Selling normality – racialized healthcare in visual culture

all together smokes layered blog

A cursory reading of the Give Up Smokes for Good awareness campaign by South Australian Drug and Alcohol Services shows strong, successful, overtly Aboriginal sporting and acting celebrities, confronting Indigenous youth about the futility of smoking. This paper, however, is an attempt to invoke a less docile reading. Elements such as framing, context and casting, facial characteristics, design, and the presentation and subtext of type layers, will be analyzed in relation to the terms ‘normalization’ and ‘the gaze’. The creators of this campaign have applied a visual strategy traditionally associated with marketing and consumption, to an awareness campaign designed to change behaviour. The following analysis supports the theory that the participants’ gaze, while an attempt at ‘cut-through’ via “subject-to-subject recognition” (Kaplan in Hawthorn 2004, 139), is complicated by the forces of global, normative culture.


Foucault’s use of them term ‘the gaze’ describes the power relationship between the viewer and the subject (Sturken and Cartwright 2009, 442). For women as subjects in film, the male gaze would infer objectification of a female subject (Hawthorn 2004, 138); surveillance cameras denote a controlling gaze (Sturken and Cartwright 2009, 108); ethnic typological photography exerts a colonial gaze (Pugliese 2012, 6). Schirato and Webb explain that “while the notion of the scientific gaze refers to a set of operations that help produce the visual world, the concept of normalization extends this operation to take into account how the effects of that gaze are manifested socially, culturally and politically” (Schirato and Webb 2004, 140). An initial reading of the Give Up Smokes for Good campaign suggests an authorial intent to establish a mutual gaze, however further investigation reveals oppositional elements (hooks in Hawthorn 2004, 139).


Rejecting the passivity of the colonial gaze (Pugliese 2012, 8), the subject confronts the viewer from within the image, interpellating their young, Indigenous intended-audience. However, the campaign creators have asked subjects to ‘oppositionally gaze-on-demand’. In contemporary artist Tracey Moffatt’s Nice Coloured Girls, the gaze is directed onto lewd, white Australian males hoping to indulge in some Indigenous exoticism (Moffatt 1987). But while Moffatt creates a self-authored representational corrective of female Indigeneity, the creators of this campaign do not hail from a culture equipped to enable Indigenous self-management of the gaze. The portraits are compositionally reminiscent of iconic images of oppression, like the film rendition of George Orwell’s Big Brother and Shepard Fairey’s OBEY street posters featuring Andre the Giant. The omnipotence of their eye contact surveils the viewer. The effect, however, is that the normalising authorial intent undermines the potency of the gaze, mostly empowering institutions with vested interests in normalization.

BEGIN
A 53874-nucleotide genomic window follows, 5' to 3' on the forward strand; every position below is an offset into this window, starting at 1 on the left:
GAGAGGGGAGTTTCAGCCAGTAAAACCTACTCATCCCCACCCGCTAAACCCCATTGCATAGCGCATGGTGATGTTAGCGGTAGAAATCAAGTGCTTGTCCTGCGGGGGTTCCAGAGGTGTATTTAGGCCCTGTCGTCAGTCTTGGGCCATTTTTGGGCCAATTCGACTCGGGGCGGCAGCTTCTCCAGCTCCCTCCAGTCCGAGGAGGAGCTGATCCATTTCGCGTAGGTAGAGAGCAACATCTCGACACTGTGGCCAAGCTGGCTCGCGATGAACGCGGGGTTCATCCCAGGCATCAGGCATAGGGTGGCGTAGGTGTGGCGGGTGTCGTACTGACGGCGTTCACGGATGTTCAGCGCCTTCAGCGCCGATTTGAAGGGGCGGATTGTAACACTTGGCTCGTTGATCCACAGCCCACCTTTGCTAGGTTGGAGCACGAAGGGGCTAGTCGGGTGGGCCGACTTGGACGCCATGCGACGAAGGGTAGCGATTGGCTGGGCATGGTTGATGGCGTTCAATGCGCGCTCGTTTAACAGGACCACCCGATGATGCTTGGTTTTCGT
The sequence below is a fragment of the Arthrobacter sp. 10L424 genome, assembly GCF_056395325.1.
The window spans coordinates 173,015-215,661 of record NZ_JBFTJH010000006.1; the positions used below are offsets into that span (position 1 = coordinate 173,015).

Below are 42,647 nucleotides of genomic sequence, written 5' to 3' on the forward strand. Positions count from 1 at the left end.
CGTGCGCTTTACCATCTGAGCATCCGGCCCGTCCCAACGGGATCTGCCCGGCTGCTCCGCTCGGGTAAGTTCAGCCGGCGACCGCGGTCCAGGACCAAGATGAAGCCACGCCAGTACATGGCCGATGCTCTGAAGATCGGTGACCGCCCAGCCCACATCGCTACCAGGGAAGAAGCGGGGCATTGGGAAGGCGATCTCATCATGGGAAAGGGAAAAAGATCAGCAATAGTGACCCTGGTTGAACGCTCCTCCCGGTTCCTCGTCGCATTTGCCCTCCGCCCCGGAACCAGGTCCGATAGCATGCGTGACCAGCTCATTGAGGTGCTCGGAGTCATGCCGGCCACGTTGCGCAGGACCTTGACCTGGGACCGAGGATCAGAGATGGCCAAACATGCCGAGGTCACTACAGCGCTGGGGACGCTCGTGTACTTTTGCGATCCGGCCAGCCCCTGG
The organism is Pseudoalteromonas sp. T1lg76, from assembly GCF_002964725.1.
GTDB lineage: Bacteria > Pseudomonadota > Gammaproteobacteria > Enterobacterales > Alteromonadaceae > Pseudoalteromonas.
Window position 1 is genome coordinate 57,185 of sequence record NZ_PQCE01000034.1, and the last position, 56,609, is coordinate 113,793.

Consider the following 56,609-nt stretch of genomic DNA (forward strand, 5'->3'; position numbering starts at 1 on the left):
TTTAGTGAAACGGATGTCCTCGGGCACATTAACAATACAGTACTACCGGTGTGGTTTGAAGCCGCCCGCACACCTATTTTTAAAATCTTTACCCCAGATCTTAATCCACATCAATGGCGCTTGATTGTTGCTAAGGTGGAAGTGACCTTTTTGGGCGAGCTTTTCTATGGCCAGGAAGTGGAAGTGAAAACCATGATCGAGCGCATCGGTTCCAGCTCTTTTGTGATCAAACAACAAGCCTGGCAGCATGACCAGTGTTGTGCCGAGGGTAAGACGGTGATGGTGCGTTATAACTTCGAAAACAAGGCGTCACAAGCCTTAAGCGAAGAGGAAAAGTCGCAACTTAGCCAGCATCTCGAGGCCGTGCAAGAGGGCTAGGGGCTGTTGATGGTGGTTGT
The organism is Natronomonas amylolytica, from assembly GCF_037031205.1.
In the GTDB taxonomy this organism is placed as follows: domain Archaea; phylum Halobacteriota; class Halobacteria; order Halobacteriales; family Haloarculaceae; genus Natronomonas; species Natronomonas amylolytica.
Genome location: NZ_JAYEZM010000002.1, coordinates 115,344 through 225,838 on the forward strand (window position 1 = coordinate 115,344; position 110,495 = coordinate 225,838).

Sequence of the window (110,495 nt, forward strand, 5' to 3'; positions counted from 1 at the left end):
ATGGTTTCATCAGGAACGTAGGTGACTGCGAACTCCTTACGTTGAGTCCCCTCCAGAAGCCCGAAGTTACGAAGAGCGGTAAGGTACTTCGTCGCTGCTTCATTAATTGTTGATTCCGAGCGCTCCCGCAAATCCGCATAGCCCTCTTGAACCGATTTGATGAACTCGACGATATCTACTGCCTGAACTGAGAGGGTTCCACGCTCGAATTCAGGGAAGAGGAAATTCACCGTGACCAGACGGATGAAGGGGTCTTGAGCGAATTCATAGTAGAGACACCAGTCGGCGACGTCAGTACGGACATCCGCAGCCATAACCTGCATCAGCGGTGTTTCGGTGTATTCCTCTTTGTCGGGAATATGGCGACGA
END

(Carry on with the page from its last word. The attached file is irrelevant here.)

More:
Schirato and Webb explain normalisation as “the ways in which discourses, ideas and practices associated mostly with the government and other sites of power . . . establish norms against which people are measured (and measure themselves) to determine whether they are ‘normal’. (2004, 196). This concept is linked closely with what Foucault called biopower. Foucault believed that administering health care, the labour market, and the military, were all more controllable if people managed their own health and behaviour (in Sturken and Cartwright 2009, 109-110). People outside ‘norms’ pose control issues, are potentially unproductive and costly; Self-surveillance is an extremely economical way for societies and the powers which control them to manage bodies. Not only is the notion of a racialized healthcare campaign in and of itself normalising, the visual analysis of this campaign reflects the roots of normalization in science, and provides clues about the ways in which biopower is catalysed by contemporary aspirational culture.